Qualities that Characterize a Good Leader

Qualities that Characterize a Good Leader

Last update: 06 August, 2020

Any working group should have a good leader that can help them prosper and achieve goals in a pleasant atmosphere. This person must have a series of fairly demanding qualities that set them apart from the others. A good leader must empathize with others, organize tasks and manage time well, and also guide their colleagues.

A good leader should have good intellectual and communicative attributes. However, they also need to have other important qualities .

Let’s review the main qualities that characterize good leaders.

“You get the best effort from others not by lighting a fire beneath them, but by building a fire within.”

-Bob Nelson-

1. A good leader has good communication skills

First, a leader must know how to operate in two ways:

  • A leader must be able to express their ideas clearly and ensure that the people they’re in charge of understand the information.
  • They must be able to listen to and take into account their colleagues and subordinates’ opinions and possible complaints. This will allow them to have a better understanding of the work environment.
A good leader knows what is going on with the project.

2. A good leader is emotionally intelligent

Emotional intelligence refers to one’s ability to manage emotions and feelings. This includes one’s own emotions as well as other people’s. In addition, emotional intelligence takes into account the ability to identify different feelings and to use this information to communicate precisely and appropriately.

A good leader must know how to manage their emotions and those of their colleagues in order to better understand the repercussions of their decisions. American psychologist Daniel Goleman pointed out five of the main elements of emotional intelligence in leadership:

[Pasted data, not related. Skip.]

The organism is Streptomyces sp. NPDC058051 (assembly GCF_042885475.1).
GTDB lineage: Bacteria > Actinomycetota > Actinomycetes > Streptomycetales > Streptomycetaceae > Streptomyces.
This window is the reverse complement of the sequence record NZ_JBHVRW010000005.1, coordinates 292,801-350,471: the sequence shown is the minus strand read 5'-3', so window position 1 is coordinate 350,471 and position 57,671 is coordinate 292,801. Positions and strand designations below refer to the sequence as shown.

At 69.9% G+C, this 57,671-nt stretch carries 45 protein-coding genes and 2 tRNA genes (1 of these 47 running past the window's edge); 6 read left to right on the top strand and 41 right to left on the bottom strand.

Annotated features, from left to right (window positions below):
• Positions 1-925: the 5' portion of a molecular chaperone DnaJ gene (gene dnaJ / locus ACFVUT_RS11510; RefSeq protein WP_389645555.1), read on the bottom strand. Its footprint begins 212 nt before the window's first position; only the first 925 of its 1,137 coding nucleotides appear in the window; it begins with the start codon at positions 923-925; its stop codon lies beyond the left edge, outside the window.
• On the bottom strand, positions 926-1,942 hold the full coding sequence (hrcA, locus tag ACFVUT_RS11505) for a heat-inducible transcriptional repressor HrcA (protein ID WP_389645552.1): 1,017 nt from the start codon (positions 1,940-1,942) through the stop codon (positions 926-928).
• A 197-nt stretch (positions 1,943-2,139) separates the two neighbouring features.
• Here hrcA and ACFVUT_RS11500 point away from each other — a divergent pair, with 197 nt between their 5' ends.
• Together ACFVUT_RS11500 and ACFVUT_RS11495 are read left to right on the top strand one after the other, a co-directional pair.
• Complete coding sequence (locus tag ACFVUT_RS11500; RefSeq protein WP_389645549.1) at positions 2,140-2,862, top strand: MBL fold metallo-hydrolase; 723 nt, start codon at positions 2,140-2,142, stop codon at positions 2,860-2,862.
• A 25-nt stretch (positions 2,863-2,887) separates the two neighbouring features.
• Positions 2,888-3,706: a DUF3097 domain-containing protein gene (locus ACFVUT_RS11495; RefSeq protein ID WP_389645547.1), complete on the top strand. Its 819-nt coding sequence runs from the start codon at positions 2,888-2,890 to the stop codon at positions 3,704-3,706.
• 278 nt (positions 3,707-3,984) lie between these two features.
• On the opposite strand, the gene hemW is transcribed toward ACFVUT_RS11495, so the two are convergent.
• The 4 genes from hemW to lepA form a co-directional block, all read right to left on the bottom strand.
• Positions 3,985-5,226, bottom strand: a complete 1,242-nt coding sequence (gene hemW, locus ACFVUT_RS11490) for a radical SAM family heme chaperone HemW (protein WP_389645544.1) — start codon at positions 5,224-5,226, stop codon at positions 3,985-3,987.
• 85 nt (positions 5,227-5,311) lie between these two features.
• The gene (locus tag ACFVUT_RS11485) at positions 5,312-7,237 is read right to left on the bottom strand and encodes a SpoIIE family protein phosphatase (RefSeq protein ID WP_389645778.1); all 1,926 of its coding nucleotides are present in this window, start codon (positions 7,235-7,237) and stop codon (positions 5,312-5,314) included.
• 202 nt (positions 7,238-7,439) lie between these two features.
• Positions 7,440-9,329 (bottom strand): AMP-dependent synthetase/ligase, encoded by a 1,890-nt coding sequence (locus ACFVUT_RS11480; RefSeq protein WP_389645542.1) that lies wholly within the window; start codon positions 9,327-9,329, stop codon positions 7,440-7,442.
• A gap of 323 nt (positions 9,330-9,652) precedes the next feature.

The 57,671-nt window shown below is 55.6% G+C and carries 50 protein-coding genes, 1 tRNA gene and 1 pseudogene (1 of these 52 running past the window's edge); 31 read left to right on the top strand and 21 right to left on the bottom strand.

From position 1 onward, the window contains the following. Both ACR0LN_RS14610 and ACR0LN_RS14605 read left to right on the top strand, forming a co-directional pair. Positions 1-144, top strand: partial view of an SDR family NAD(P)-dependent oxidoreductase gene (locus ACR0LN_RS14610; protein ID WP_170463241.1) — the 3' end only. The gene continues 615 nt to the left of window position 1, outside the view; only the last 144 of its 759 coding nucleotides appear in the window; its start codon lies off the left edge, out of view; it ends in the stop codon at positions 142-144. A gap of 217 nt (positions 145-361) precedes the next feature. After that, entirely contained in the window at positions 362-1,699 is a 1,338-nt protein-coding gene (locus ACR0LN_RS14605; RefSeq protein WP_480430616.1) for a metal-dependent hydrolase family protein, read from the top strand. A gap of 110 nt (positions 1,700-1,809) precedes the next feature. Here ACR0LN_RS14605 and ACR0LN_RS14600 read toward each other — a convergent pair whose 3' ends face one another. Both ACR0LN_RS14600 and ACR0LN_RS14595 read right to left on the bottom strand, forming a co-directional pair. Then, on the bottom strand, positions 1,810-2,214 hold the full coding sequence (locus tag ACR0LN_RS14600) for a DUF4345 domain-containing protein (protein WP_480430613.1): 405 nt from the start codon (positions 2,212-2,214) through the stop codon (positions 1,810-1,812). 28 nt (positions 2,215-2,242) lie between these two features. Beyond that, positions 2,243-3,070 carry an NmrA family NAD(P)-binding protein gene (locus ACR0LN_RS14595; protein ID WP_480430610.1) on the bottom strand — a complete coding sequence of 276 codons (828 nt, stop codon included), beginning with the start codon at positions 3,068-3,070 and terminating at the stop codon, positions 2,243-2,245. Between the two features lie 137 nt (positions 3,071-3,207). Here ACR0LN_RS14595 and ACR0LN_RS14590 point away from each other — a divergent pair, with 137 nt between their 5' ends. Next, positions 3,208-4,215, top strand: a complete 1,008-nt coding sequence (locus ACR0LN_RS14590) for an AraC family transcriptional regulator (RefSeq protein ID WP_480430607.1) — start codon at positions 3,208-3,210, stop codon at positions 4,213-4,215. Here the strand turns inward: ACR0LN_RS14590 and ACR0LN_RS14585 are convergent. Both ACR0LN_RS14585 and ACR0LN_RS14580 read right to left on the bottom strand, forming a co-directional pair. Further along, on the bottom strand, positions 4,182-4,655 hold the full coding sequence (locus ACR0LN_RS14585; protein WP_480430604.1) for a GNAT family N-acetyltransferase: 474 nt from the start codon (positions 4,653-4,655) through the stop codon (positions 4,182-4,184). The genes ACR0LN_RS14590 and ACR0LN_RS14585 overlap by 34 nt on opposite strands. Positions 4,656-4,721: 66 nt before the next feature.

• Self-awareness
  • Self-regulation
  • Motivation
  • Empathy
  • Social skills

The better a leader manages each of these areas, the more emotionally intelligent they are.

3. A good leader has the ability to define clear goals

Not understanding their goals is a huge problem many working groups have since it can lead to stress and emotional fatigue.

The leader must be able to clearly define the working group’s goals and make sure all team members are aware of them.

4. They have good planning skills

As a complementary skill to the previous one, a good leader must also properly plan the projects their team will work on. This way, it’ll be easier to achieve goals. Also, their colleagues will have a better-defined course of action.

5. They assist their colleagues

A good leader must help all employees progress and solve their professional problems in an appropriate way. Leaders should be seen as a support system, not as an authoritarian figure.

A good leader socializes with his or her colleagues.

6. A good leader is innovative

A good leader always innovates. Finding new ways to solve problems and do tasks is fundamental. Therefore, leaders should understand the most conservative and traditional techniques and exploit them in new ways or know when an alternative solution may work better.

7. They hold themselves accountable

Good leaders should have a sense of responsibility. Since they’re in charge of a team, they must acknowledge their mistakes and hold themselves accountable for them.

8. A good leader must always stay informed

A good leader must remain adequately informed about the projects their team is working on. Thus, they must know a lot about similar projects in order to have a broad and objective perspective. They also must know how things are going. To be able to do this, they must socialize with the members of their team in a healthy way.

These are some of the qualities that characterize a good leader. They help all members of the work team see their leader as someone capable and suitable for the position. A good leader not only organizes, manages, and plans, but also relates to, empathizes with, and works well with others.

This text is provided for informational purposes only and does not replace consultation with a professional. If in doubt, consult your specialist.